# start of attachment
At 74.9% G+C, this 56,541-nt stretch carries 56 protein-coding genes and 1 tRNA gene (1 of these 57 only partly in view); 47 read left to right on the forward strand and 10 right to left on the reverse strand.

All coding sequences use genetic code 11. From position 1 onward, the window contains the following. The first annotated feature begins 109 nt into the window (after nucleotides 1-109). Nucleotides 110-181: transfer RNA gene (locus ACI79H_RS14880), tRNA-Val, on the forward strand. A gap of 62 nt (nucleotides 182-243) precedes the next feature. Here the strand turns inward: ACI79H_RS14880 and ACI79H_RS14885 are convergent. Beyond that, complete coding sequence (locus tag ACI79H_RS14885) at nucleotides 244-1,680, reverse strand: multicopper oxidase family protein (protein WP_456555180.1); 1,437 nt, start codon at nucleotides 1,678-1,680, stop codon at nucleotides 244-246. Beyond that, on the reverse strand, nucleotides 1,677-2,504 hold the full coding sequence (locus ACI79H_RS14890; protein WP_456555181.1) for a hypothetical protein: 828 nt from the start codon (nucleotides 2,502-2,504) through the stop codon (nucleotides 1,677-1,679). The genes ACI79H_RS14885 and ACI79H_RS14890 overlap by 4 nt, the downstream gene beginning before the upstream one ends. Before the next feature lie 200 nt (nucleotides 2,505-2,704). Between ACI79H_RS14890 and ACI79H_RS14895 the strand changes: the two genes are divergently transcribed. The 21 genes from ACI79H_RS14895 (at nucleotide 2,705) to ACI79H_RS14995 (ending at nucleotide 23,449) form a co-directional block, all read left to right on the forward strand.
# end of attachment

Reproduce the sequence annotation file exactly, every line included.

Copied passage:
At 74.9% G+C, this 56,541-nt stretch carries 56 protein-coding genes and 1 tRNA gene (1 of these 57 only partly in view); 47 read left to right on the forward strand and 10 right to left on the reverse strand.

All coding sequences use genetic code 11. From position 1 onward, the window contains the following. The first annotated feature begins 109 nt into the window (after nucleotides 1-109). Nucleotides 110-181: transfer RNA gene (locus ACI79H_RS14880), tRNA-Val, on the forward strand. A gap of 62 nt (nucleotides 182-243) precedes the next feature. Here the strand turns inward: ACI79H_RS14880 and ACI79H_RS14885 are convergent. Beyond that, complete coding sequence (locus tag ACI79H_RS14885) at nucleotides 244-1,680, reverse strand: multicopper oxidase family protein (protein WP_456555180.1); 1,437 nt, start codon at nucleotides 1,678-1,680, stop codon at nucleotides 244-246. Beyond that, on the reverse strand, nucleotides 1,677-2,504 hold the full coding sequence (locus ACI79H_RS14890; protein WP_456555181.1) for a hypothetical protein: 828 nt from the start codon (nucleotides 2,502-2,504) through the stop codon (nucleotides 1,677-1,679). The genes ACI79H_RS14885 and ACI79H_RS14890 overlap by 4 nt, the downstream gene beginning before the upstream one ends. Before the next feature lie 200 nt (nucleotides 2,505-2,704). Between ACI79H_RS14890 and ACI79H_RS14895 the strand changes: the two genes are divergently transcribed. The 21 genes from ACI79H_RS14895 (at nucleotide 2,705) to ACI79H_RS14995 (ending at nucleotide 23,449) form a co-directional block, all read left to right on the forward strand.